Samsung Note 7s are getting difficult to return

SAN DIEGO- There are 2.5 million Samsung Note 7 phones out there and retrieving the phones -- which have been known to burst into flames -- is getting complicated.

In San Diego, phone owners received a text instructing them to return the phone to the closest store for a refund after the Note 7 received worldwide complaints of melting down or spontaneously lighting on fire.

“I love the phone, but I need to fly tomorrow, so I’ll have to get another phone,” said Samsung customer Matt Bensen.

FedEx, UPS and the U.S. Postal Service said Wednesday that the phones will not be allowed on their planes and there will be tight restrictions on when their trucks will be allowed to carry the phones.

U.S. Department of Transportation guidelines prohibit air shipments for any lithium battery products recalled for safety reasons.

Shipping returned phones by ground transportation is also complicated.

FedEx Ground "will accept new or used devices, but only from mobile phone retail locations...only in packaging that meets strict regulatory guidelines," FedEx spokeswoman Rae Lyn Rushing said Wednesday.

The company will not accept any phones from "individual customers or through retail outlets, including drop boxes."

FedEx took these steps, Rushing said, "to ensure our priority on safety."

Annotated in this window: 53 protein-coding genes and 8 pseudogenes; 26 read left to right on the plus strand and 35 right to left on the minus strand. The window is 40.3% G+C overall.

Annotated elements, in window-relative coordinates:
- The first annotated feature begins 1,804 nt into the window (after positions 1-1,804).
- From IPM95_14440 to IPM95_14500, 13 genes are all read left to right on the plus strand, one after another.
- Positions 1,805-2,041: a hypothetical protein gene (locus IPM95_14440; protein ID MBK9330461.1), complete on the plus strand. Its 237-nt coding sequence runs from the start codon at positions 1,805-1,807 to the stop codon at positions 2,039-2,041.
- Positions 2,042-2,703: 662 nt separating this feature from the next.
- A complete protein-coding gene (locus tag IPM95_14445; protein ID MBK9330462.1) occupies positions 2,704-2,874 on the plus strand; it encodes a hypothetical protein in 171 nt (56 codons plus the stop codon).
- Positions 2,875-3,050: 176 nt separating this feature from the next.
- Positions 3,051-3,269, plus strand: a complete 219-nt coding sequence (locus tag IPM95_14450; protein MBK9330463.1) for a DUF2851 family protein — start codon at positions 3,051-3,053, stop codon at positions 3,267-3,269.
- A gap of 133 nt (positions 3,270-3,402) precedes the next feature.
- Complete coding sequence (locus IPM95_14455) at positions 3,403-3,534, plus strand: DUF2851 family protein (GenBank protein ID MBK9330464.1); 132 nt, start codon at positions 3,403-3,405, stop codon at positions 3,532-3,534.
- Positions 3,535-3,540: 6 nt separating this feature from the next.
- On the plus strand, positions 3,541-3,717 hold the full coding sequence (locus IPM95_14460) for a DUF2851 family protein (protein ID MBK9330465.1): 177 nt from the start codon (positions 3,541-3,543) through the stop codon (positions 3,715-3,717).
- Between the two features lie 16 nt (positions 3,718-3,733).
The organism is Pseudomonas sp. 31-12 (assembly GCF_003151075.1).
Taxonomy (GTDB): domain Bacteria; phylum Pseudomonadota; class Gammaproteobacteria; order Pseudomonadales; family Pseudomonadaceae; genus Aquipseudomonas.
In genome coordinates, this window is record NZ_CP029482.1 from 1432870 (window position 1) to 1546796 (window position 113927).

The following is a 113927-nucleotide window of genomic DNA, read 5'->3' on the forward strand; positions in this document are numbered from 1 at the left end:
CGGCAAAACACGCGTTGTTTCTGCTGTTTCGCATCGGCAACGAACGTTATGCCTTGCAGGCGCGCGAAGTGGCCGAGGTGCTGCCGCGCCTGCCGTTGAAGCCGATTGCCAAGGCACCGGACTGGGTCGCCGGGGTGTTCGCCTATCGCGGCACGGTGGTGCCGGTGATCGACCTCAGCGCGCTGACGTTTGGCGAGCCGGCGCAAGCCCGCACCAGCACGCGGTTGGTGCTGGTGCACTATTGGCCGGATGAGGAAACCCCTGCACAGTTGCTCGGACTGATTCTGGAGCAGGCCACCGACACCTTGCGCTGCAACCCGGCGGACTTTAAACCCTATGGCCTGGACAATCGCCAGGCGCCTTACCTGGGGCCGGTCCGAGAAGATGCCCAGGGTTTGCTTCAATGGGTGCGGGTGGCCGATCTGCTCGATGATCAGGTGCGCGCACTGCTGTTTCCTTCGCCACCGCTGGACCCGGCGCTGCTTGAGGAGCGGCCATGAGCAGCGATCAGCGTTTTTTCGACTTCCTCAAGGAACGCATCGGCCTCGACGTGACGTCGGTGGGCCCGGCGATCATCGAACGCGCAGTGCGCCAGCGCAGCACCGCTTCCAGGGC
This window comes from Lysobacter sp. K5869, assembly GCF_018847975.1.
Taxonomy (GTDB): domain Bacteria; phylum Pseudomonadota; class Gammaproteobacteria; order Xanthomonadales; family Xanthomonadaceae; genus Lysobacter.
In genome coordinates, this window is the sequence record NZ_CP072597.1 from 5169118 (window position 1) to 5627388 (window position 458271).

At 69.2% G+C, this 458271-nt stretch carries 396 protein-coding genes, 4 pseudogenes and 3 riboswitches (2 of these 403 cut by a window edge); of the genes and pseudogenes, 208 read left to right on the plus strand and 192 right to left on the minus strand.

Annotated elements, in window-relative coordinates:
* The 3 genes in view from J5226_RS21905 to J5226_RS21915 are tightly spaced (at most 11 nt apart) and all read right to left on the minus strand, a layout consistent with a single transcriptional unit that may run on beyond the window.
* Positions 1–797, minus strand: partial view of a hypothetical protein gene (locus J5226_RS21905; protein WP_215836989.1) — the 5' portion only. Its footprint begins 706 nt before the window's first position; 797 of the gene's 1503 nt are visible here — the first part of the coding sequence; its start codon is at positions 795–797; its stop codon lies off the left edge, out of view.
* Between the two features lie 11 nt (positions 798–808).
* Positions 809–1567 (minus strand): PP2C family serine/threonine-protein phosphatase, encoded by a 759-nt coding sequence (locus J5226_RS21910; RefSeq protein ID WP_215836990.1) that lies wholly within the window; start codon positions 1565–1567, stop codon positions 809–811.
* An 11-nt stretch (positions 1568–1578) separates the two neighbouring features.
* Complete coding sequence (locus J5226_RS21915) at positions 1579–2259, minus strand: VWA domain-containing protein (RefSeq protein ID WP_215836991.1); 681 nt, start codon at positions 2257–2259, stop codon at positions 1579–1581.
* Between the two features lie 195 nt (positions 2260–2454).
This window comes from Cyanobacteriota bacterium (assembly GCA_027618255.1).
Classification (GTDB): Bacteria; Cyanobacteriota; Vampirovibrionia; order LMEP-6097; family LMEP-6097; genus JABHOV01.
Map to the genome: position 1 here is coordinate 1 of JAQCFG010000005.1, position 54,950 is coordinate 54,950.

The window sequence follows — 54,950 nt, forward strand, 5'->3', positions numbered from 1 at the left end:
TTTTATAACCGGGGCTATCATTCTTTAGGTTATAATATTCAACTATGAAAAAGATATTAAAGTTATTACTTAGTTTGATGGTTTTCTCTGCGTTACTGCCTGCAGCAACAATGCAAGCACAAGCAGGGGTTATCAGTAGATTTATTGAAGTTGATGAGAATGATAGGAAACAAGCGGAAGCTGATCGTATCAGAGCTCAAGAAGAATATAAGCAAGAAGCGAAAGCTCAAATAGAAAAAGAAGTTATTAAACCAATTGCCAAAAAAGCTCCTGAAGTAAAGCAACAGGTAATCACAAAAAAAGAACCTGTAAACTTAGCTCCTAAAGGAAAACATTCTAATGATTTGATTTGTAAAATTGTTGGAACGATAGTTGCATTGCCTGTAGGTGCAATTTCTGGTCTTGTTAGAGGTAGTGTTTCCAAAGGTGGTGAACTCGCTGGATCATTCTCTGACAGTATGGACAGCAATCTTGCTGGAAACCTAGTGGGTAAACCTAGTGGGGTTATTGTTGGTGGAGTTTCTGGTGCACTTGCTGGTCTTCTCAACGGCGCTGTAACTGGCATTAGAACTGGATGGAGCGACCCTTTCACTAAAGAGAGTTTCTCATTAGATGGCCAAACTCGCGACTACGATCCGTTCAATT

Samsung is trying to make sure the returned phones are in secure packages.

The tech giant is sending elaborate thermally-insulated "return kits" to users who contacted the company about shipping back the faulty smartphone.

The kit comes with a static shielding bag for the phone, which is then placed into a small box. That package then goes into a slightly bigger box, and ultimately a shipping box, before it's returned. The outermost box is lined with ceramic fiber paper designed to handle and contain extreme heat.

The package also comes with safety gloves and assembly instructions.

The news comes one day after Samsung halted production and sales of the Note 7, following complaints that its replacement devices were catching on fire. Samsung began a massive recall of 2.5 million Note 7 phones in early September, just weeks after they launched. The issue stemmed from overheating batteries.

"We want to make your device exchange as easy and convenient as possible," a letter sent with the return kit reads.

The existence of the fireproof kit was first reported by tech blog XDA-Developers. Samsung explained the decision to issue return shipment bundles in a statement to CNN.

"A device containing a lithium ion battery subject to a recall must be shipped in accordance with government regulations, and these special boxes are required by government regulations," the company said.

In a video from XDA-Developers, the outermost shipping box is labeled with a strict warning about pick-up and delivery procedures.

"Damaged/defective lithium lion battery," the text says. "Forbidden for transport by aircraft."

If you're among the Note 7 users still in possession of the device, stop using it immediately and do not recharge it.

Contact Samsung, your mobile carrier or the retailer at which you purchased the device for more details about the exchange process.